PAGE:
Maria Butina was a Russian lobbyist. If there was possibly any other believable evidence of any other covert schemes on her part, they would have been leaked all over the media. There hasn’t been. She’s essentially been handed an 18-month sentence for failing to register as a foreign lobbyist. Should Tony Podesta get twice as much for his dealings with the Ukraine and with some of the same people Manafort worked for?

He won’t of course, and in a sick way that should give some small measure of comfort. The fact that her tough sentencing is merely a hypocritical way to somehow justify the Russia collusion narrative. A narrative that should be under ground and not moving but keeps getting yanked up to the surface and shot through with voodoo mojo to keep it wandering through editorial rooms and media sites like a ghost of scandals past.

But one should be careful to hope this is a onetime thing and will disappear when President Trump moves out of the White House, although one doubts that these collusion myths will ever die. But there’s a much more serious and long-lasting consequence to this.

When you set a precedent in an English-common-law-based legal system, it settles in and becomes nearly impossible to uproot with every passing judgement that builds on that precedent. And there most definitely a legal precedent being set here:

A foreign lobbyist in America now has to prove they are not a spy.

Do the two professions meet and mingle in places like D.C? Of course they do. But there seems to be a disturbing lack of evidence of Butina actively engaging in any form of espionage, rather than somewhat naïve attempts at winning friends and influencing people in the city where it is most valued out of anywhere on planet Earth. Here’s what the prosecution said last week when they called for an 18-month sentence, a sentence that Judge Tanya Chutkin upheld this week:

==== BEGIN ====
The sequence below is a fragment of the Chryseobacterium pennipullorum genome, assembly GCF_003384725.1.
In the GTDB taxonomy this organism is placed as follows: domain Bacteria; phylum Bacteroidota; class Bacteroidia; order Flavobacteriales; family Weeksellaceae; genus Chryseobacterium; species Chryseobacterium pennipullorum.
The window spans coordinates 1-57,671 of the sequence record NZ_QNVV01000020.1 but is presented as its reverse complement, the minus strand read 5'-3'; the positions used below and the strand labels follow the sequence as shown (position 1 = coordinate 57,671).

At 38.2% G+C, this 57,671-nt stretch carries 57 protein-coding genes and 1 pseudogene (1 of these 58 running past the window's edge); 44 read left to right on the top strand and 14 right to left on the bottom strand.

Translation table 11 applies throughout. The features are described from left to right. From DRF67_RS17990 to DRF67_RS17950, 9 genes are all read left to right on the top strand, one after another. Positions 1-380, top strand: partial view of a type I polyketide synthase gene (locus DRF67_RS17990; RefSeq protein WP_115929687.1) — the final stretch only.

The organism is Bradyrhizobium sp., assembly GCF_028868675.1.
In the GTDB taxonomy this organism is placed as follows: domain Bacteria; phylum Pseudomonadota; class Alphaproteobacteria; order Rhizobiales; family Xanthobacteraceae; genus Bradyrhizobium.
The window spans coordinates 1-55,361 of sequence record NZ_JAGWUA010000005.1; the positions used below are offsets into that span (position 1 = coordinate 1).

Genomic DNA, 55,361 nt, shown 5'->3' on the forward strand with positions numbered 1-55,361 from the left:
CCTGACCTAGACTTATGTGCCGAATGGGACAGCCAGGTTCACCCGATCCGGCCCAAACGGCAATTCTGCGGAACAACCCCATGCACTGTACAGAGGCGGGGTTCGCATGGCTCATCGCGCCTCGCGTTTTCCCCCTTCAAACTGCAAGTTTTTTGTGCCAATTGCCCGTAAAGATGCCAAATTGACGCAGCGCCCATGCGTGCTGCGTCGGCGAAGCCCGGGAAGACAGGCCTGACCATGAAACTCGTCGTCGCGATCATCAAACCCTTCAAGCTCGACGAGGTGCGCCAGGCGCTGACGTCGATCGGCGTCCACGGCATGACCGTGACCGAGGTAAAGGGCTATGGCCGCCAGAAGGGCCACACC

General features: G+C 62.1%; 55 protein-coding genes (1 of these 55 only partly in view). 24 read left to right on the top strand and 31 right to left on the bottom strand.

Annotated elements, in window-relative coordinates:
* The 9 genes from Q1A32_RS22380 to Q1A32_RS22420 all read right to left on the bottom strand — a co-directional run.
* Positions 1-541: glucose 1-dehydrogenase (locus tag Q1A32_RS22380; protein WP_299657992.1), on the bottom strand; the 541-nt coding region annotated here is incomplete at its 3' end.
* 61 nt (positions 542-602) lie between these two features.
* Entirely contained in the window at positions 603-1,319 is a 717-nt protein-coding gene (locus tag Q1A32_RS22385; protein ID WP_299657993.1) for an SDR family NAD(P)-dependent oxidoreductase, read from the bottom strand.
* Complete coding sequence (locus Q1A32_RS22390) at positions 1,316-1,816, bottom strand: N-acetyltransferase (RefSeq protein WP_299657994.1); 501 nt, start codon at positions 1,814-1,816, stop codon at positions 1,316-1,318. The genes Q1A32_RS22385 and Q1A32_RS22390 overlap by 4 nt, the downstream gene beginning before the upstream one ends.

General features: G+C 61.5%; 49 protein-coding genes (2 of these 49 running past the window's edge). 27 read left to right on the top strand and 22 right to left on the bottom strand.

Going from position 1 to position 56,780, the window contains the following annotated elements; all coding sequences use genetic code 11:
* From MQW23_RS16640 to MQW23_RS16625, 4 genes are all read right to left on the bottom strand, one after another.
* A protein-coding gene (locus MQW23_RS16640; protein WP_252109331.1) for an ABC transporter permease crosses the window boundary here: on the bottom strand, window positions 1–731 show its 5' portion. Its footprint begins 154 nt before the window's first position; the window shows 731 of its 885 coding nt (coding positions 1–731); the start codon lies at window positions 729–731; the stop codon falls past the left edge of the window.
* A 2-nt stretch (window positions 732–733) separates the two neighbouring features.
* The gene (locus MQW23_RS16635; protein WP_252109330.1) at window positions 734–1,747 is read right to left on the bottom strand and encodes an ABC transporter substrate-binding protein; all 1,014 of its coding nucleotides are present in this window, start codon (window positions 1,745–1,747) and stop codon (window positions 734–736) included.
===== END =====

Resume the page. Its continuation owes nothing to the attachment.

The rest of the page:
(Butina)was not a spy in the traditional sense of trying to gain access to classified information to send back to her home country. She was not a trained intelligence officer … [but her] actions had the potential to damage the national security of the United States.

These are chilling words. Potentially – if this precedent is upheld and by the sound of Butina’s legal team and her own “confession” in court over how she destroyed her life by not registering as a Russian agent there likely will not be any appeal – then any foreign investigative journalist, any academic, or any businessperson who’s looking to establish connections could be accused of conspiring with someone in their own country and by so doing potentially harm America’s interests.

And the media is happy to go along with the ride because it seems like a juicy morsel in the endless effort to keep the zombie collusion theory going. Here’s the BBC:

Butina began travelling to the US for NRA conventions, apparently armed with a plan called The Diplomacy Project, aimed at setting up unofficial channels aimed at influencing US policy.

In 2015 she attended a Trump campaign event in Las Vegas, asking the presidential candidate about his views on US sanctions in Russia.

In December 2015 she invited NRA officials to Moscow, and they held meetings with “high-level Russian government officials” organised by Mr Torshin.

Alexander Torshin is a former Russian Senator and Deputy Central Bank Governor. Here’s the BBC again:

Mr Torshin was placed under US Treasury sanctions in April, and is being investigated by the FBI over allegations of funnelling money to the NRA to aid the Trump campaign.

Although unnamed in the plea deal, Mr Torshin is clearly the Russian with whom Butina has admitted conspiring.

By this measure Christopher Steele should be on Interpol’s most wanted list with an extradition order and a seat next to Julian Assange on the next Black-Ops overnight flight to Washington from London. Steele isn’t and never will be.

But this petty and nasty warning shot across Russia’s bow will have legal and political consequences for a long time to come. There are better ways to tell Putin and his spies to screw off than to hammer a kid from Siberia who likes guns and the NRA. Even if she could have become a bona-fide Russian agent at some point.

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